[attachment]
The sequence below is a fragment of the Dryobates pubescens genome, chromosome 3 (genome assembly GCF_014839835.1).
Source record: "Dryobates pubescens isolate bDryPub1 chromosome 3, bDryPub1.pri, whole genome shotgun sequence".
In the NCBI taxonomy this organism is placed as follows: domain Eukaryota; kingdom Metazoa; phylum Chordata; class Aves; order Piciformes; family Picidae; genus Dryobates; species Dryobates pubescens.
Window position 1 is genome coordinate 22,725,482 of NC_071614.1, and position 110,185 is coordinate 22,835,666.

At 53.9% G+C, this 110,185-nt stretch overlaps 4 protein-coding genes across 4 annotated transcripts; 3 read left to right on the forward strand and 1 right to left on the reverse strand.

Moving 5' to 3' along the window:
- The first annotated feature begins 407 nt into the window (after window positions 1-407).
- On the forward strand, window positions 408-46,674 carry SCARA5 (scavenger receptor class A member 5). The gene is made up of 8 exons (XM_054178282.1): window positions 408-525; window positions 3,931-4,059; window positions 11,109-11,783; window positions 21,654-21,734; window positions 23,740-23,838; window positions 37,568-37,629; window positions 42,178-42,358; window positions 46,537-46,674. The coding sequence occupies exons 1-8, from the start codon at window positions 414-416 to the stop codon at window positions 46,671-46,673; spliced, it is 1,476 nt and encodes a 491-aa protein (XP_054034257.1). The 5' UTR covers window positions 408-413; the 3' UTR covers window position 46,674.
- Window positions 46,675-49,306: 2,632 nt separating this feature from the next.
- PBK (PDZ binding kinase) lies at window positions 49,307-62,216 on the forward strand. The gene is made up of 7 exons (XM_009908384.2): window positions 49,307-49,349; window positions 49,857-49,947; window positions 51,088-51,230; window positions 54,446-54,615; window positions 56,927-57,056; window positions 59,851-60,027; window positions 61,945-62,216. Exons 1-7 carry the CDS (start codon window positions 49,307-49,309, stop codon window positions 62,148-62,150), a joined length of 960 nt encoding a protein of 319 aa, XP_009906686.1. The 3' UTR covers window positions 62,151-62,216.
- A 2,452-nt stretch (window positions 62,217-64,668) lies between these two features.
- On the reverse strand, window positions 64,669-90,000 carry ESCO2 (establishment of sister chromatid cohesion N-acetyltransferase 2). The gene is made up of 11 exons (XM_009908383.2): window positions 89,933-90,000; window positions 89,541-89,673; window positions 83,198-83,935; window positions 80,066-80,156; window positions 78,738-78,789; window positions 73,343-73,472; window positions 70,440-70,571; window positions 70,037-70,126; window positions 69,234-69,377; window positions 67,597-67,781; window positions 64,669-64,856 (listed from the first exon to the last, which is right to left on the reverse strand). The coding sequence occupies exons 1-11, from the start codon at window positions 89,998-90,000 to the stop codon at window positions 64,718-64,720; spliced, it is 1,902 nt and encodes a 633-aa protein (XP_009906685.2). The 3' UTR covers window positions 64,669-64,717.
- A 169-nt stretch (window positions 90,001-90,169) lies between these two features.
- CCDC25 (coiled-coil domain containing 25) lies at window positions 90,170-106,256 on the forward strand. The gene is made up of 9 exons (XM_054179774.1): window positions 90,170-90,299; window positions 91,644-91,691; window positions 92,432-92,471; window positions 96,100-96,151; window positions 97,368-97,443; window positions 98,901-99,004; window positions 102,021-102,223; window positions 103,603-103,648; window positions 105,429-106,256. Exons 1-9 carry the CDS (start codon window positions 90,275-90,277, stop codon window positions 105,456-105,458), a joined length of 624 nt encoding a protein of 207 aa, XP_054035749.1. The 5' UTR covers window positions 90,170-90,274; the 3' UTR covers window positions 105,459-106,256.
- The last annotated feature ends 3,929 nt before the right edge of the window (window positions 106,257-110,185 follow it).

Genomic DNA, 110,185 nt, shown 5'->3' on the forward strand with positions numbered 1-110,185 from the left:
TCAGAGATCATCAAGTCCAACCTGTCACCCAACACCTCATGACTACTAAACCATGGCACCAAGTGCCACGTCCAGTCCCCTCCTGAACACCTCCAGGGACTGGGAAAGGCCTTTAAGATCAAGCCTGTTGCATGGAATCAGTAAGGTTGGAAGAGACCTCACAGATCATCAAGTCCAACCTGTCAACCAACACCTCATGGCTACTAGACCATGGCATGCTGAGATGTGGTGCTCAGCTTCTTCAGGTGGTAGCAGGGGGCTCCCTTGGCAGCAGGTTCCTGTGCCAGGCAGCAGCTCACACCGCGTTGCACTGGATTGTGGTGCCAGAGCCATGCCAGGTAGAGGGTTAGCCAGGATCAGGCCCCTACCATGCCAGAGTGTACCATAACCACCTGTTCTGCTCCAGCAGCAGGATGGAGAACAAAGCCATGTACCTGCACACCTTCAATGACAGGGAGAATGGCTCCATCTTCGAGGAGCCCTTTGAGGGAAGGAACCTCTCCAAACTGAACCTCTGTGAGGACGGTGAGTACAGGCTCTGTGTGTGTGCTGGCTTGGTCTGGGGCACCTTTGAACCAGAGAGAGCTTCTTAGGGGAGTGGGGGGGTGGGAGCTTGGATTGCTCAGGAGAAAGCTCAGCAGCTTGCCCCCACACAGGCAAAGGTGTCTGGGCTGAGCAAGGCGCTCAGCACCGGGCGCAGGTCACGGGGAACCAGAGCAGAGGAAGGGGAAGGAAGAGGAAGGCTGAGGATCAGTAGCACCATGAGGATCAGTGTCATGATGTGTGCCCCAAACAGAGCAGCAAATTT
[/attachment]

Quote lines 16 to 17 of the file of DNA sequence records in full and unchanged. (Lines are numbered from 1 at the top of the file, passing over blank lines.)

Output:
Genomic DNA, 110,185 nt, shown 5'->3' on the forward strand with positions numbered 1-110,185 from the left:
TCAGAGATCATCAAGTCCAACCTGTCACCCAACACCTCATGACTACTAAACCATGGCACCAAGTGCCACGTCCAGTCCCCTCCTGAACACCTCCAGGGACTGGGAAAGGCCTTTAAGATCAAGCCTGTTGCATGGAATCAGTAAGGTTGGAAGAGACCTCACAGATCATCAAGTCCAACCTGTCAACCAACACCTCATGGCTACTAGACCATGGCATGCTGAGATGTGGTGCTCAGCTTCTTCAGGTGGTAGCAGGGGGCTCCCTTGGCAGCAGGTTCCTGTGCCAGGCAGCAGCTCACACCGCGTTGCACTGGATTGTGGTGCCAGAGCCATGCCAGGTAGAGGGTTAGCCAGGATCAGGCCCCTACCATGCCAGAGTGTACCATAACCACCTGTTCTGCTCCAGCAGCAGGATGGAGAACAAAGCCATGTACCTGCACACCTTCAATGACAGGGAGAATGGCTCCATCTTCGAGGAGCCCTTTGAGGGAAGGAACCTCTCCAAACTGAACCTCTGTGAGGACGGTGAGTACAGGCTCTGTGTGTGTGCTGGCTTGGTCTGGGGCACCTTTGAACCAGAGAGAGCTTCTTAGGGGAGTGGGGGGGTGGGAGCTTGGATTGCTCAGGAGAAAGCTCAGCAGCTTGCCCCCACACAGGCAAAGGTGTCTGGGCTGAGCAAGGCGCTCAGCACCGGGCGCAGGTCACGGGGAACCAGAGCAGAGGAAGGGGAAGGAAGAGGAAGGCTGAGGATCAGTAGCACCATGAGGATCAGTGTCATGATGTGTGCCCCAAACAGAGCAGCAAATTT